Project Implementation

Connecticut Humanities Fund Public Presentation Grants support projects that help us understand and appreciate human history, culture, values, and beliefs. They allow us to analyze our complex society and to make thoughtful, reasoned decisions based on inquiry, evaluation, and empathy.

The Public Presentation grant lines support projects from planning through implementation and the flexible funding range allows organizations to develop projects of all sizes. There are separate application forms and requirements for Planning Grants and Implementation Grants.

Only one (1) Public Presentation Planning or Implementation Grant can be open at a time.

All Implementation Grant proposals must demonstrate significant humanities scholarship and content and articulate clearly defined goals that will be achieved during the project.

Implementation Grants, from $5,000 to $35,000, may be awarded for exhibitions, public programs, and interpretive digital media projects.

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Application deadlines (the first Friday of November and April):

November 2, 2018
April 5, 2019

Award decision: The first workday of February (for November grants) and July (for April grants).

Applications must be submitted using Connecticut Humanities’ online grant portal.

Click here to view the Implementation Grants program grant guidelines.

Before applying, organizations must contact CTH staff member Scott Wands at swands@cthumanities.org to discuss your project idea. We are eager to help you submit a strong application and are available to review draft applications received at least two weeks before the grant deadline. Applications submitted without prior communication with CTH staff will not be considered.

Recent Implementation Grants Awarded in FY2018 include:

Florence Griswold Museum (Old Lyme), $25,000: “Art and the New England Farm”- The Florence Griswold Museum’s new exhibition, “Art and the New England Farm,” will be on view from May 11, 2018, through September 16, 2018. The exhibition looks at the agricultural heritage of Florence Griswold’s family estate, the Lyme region, and beyond to examine the complex history and character of New England’s farms. The project includes an exhibition and educational programs for adults and families to help visitors explore the exhibition themes from various angles, while also creating discussion of current social issues of the New England farm.

Harriet Beecher Stowe Center (Hartford), $20,000: “Launching the New Stowe Center Experience”- The Harriet Beecher Stowe Center received support for a robust marketing project to introduce the new Stowe House tour experience to the public, grow and diversify the house tour audience, and drive visibility and participation. The Stowe House reinterpretation has resulted in an engaging, compelling, and thought-provoking new experience for the public, replacing a traditional guided tour of period rooms. The tour uses conversation, immerses the visitor in Stowe’s world, connects the issues of her day with today, and illustrates Stowe’s impact. Participants are inspired to take action on an issue important to them, as Stowe did when she wrote Uncle Tom’s Cabin. The new experience extends the dialogue and issue-based style of the Stowe Center’s other public programs into the historic house, transforming the museum into a forum connecting the past and the present, a place for discussing ideas and issues, and encouraging civic engagement.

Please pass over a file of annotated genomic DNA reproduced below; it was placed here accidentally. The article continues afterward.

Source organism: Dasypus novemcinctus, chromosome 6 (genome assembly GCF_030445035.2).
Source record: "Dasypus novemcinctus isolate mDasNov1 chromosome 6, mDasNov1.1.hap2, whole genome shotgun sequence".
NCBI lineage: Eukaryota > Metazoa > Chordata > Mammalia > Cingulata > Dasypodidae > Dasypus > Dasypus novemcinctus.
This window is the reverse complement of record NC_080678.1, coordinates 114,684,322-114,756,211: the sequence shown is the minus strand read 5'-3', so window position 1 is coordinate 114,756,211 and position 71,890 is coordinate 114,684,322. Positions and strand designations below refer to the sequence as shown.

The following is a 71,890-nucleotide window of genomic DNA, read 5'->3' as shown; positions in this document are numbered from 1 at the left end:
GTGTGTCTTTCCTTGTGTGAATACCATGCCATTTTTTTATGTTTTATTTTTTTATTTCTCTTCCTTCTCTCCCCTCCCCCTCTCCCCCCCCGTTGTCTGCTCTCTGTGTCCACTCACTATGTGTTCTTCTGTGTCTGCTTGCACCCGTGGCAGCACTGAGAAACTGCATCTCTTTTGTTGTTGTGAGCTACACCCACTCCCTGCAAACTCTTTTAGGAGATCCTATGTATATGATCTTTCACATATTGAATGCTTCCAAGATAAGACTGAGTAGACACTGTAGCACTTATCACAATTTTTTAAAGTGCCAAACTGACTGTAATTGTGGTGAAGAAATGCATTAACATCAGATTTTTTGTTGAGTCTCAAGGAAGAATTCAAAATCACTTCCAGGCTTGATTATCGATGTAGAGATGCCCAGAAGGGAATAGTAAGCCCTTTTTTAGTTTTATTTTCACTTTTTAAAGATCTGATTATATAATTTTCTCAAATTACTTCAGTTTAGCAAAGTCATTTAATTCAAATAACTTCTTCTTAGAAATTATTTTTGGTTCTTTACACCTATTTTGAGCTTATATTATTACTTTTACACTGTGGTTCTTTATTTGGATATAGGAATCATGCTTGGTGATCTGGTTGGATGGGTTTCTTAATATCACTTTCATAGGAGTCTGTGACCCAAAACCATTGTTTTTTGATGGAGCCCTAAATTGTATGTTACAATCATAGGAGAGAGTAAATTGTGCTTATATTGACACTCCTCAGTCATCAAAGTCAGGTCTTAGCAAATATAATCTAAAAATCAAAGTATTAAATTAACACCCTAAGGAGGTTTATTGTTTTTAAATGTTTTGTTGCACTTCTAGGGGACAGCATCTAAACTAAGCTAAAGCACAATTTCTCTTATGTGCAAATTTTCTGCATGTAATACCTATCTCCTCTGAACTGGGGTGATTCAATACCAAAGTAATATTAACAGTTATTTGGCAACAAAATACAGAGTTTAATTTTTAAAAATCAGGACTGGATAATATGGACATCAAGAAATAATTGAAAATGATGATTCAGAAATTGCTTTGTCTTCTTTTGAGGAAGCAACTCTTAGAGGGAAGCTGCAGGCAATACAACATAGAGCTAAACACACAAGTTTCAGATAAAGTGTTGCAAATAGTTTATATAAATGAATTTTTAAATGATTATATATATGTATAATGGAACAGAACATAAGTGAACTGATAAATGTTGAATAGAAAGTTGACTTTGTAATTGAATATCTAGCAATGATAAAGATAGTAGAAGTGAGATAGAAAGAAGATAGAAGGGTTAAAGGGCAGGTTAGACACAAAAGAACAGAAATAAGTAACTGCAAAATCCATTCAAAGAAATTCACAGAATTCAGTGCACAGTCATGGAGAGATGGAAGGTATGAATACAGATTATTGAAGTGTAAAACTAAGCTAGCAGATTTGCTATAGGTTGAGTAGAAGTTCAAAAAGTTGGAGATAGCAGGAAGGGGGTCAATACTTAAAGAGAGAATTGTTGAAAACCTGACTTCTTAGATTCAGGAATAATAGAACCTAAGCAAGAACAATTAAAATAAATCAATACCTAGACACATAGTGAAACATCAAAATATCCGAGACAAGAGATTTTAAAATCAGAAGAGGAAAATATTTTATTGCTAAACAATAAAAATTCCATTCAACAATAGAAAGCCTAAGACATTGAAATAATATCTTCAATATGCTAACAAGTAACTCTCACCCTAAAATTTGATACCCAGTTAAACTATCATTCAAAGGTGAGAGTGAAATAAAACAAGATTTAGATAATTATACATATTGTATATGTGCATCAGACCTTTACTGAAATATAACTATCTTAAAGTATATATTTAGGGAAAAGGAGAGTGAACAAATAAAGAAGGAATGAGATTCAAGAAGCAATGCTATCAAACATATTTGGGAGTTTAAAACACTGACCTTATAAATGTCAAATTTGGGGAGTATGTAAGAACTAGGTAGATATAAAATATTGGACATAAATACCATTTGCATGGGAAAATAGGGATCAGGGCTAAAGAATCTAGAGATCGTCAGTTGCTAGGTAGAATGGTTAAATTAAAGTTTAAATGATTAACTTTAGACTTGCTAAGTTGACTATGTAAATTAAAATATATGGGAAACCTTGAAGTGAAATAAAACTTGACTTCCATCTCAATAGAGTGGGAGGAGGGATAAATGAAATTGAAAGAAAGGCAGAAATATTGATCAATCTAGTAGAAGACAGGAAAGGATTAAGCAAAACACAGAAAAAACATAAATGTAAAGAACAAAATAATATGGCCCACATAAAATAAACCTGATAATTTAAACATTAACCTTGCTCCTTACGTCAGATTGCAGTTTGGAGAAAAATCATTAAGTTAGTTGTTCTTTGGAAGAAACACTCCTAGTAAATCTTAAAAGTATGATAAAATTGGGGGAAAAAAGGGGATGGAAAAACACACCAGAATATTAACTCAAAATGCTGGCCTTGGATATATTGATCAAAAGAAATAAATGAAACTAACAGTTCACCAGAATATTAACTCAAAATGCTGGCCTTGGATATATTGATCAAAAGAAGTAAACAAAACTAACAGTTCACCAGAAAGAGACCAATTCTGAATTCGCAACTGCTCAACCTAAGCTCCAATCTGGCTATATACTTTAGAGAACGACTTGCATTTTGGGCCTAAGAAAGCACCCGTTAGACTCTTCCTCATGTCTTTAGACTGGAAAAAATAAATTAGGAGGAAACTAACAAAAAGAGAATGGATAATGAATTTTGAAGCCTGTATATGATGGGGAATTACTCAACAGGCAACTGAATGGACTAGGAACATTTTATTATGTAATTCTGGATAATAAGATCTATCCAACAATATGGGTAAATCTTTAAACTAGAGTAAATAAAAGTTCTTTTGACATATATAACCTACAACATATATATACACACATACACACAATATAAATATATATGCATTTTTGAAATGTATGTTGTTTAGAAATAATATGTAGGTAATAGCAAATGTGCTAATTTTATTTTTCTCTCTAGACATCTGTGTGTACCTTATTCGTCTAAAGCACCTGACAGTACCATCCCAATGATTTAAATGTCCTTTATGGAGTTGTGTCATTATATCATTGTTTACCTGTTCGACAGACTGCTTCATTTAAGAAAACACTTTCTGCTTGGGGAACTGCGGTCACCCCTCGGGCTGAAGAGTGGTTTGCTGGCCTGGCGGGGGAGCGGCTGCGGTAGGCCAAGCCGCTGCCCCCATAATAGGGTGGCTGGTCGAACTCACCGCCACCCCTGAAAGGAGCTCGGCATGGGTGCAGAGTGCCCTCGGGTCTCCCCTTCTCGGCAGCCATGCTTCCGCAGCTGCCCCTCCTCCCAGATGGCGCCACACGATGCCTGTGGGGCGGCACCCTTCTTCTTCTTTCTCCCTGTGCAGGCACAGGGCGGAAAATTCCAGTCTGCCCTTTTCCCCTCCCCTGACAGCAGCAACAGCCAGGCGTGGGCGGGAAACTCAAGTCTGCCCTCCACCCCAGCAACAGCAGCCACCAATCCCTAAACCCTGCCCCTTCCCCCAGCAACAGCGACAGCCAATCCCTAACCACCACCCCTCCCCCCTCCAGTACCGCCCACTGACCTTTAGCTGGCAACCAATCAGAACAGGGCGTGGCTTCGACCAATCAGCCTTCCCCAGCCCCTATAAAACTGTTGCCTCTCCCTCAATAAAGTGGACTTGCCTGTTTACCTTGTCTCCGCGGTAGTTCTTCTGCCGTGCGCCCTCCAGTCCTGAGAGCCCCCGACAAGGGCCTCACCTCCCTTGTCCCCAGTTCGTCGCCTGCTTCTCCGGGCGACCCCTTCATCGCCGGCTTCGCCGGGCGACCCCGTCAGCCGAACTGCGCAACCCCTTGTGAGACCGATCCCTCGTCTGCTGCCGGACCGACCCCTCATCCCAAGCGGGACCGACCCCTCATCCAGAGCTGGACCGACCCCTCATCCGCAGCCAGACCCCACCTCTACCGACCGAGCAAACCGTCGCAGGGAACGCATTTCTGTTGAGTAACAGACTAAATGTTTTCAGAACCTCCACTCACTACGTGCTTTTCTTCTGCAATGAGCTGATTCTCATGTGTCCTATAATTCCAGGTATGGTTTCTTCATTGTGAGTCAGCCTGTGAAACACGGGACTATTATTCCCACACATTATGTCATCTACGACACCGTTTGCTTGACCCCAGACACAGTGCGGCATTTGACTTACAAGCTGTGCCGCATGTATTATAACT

Hill-Stead Museum (Farmington), $20,000: “Sunken Garden Poetry Festival 2018”- In 2018, Hill-Stead Museum will present the 26th season of the “Sunken Garden Poetry Festival (SGPF).” Scheduled from May-August 2018, the Festival includes a five-part series of poetry readings and musical performances. Along with a performance by U.S. Poet Laureate Tracy K. Smith, the SGPF will feature four themed performances: Irish Poetry & Music, Disability Awareness, Poetry of Our World celebrating multiculturalism, and CT Young Poets Day with Andrea Gibson. Each evening begins with a Prelude that offers attendees and poets an opportunity for mutual learning, deep reflection and face-to-face interaction. Programming continues in the Sunken Garden with readings by an opening poet, a musical interlude, and the headlining poet’s performance.

Mystic Seaport Museum, Inc., $22,955: “The Vinland Map Exhibition”- Mystic Seaport Museum’s May 2018 Vinland Map exhibition places this controversial manuscript on U.S. public view for the first time in 50 years. Purported to be documentary evidence that the Vikings reached North America 500 years before Columbus, the map triggered a firestorm of public and scholarly debates among humanities scholars, scientists, and Italian Americans. This exhibition will examine the map’s mysterious origins; the reasons scholars initially believed it to be authentic; the world’s response to its unveiling; the challenges to that conclusion; and the science that finally turned the tide of scholarly opinion.